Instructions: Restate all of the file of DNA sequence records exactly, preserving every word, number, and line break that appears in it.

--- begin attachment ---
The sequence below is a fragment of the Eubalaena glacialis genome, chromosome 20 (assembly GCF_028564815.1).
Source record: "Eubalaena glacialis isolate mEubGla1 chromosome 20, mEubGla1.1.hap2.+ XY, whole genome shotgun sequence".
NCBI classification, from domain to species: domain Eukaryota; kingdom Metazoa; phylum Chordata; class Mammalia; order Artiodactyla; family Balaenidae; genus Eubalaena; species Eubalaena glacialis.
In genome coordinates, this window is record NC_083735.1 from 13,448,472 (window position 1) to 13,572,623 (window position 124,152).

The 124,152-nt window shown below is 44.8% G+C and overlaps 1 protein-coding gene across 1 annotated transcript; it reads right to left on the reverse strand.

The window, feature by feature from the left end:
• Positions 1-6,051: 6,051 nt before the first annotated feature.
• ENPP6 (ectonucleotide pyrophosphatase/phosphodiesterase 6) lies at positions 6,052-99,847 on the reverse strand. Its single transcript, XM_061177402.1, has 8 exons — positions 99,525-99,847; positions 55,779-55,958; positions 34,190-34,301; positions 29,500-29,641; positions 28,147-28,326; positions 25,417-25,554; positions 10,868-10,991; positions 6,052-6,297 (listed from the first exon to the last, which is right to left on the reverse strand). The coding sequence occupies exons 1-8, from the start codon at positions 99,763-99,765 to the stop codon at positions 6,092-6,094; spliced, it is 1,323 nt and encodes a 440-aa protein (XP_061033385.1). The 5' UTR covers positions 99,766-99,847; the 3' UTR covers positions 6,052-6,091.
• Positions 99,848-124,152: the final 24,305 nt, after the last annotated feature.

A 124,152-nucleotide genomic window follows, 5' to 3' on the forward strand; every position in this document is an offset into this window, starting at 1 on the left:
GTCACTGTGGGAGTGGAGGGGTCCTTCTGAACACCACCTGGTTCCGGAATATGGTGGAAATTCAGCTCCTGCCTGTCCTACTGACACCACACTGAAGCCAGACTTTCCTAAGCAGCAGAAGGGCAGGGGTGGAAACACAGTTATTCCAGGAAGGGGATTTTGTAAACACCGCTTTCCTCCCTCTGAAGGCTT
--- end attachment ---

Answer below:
The sequence below is a fragment of the Eubalaena glacialis genome, chromosome 20 (assembly GCF_028564815.1).
Source record: "Eubalaena glacialis isolate mEubGla1 chromosome 20, mEubGla1.1.hap2.+ XY, whole genome shotgun sequence".
NCBI classification, from domain to species: domain Eukaryota; kingdom Metazoa; phylum Chordata; class Mammalia; order Artiodactyla; family Balaenidae; genus Eubalaena; species Eubalaena glacialis.
In genome coordinates, this window is record NC_083735.1 from 13,448,472 (window position 1) to 13,572,623 (window position 124,152).

The 124,152-nt window shown below is 44.8% G+C and overlaps 1 protein-coding gene across 1 annotated transcript; it reads right to left on the reverse strand.

The window, feature by feature from the left end:
• Positions 1-6,051: 6,051 nt before the first annotated feature.
• ENPP6 (ectonucleotide pyrophosphatase/phosphodiesterase 6) lies at positions 6,052-99,847 on the reverse strand. Its single transcript, XM_061177402.1, has 8 exons — positions 99,525-99,847; positions 55,779-55,958; positions 34,190-34,301; positions 29,500-29,641; positions 28,147-28,326; positions 25,417-25,554; positions 10,868-10,991; positions 6,052-6,297 (listed from the first exon to the last, which is right to left on the reverse strand). The coding sequence occupies exons 1-8, from the start codon at positions 99,763-99,765 to the stop codon at positions 6,092-6,094; spliced, it is 1,323 nt and encodes a 440-aa protein (XP_061033385.1). The 5' UTR covers positions 99,766-99,847; the 3' UTR covers positions 6,052-6,091.
• Positions 99,848-124,152: the final 24,305 nt, after the last annotated feature.

A 124,152-nucleotide genomic window follows, 5' to 3' on the forward strand; every position in this document is an offset into this window, starting at 1 on the left:
GTCACTGTGGGAGTGGAGGGGTCCTTCTGAACACCACCTGGTTCCGGAATATGGTGGAAATTCAGCTCCTGCCTGTCCTACTGACACCACACTGAAGCCAGACTTTCCTAAGCAGCAGAAGGGCAGGGGTGGAAACACAGTTATTCCAGGAAGGGGATTTTGTAAACACCGCTTTCCTCCCTCTGAAGGCTT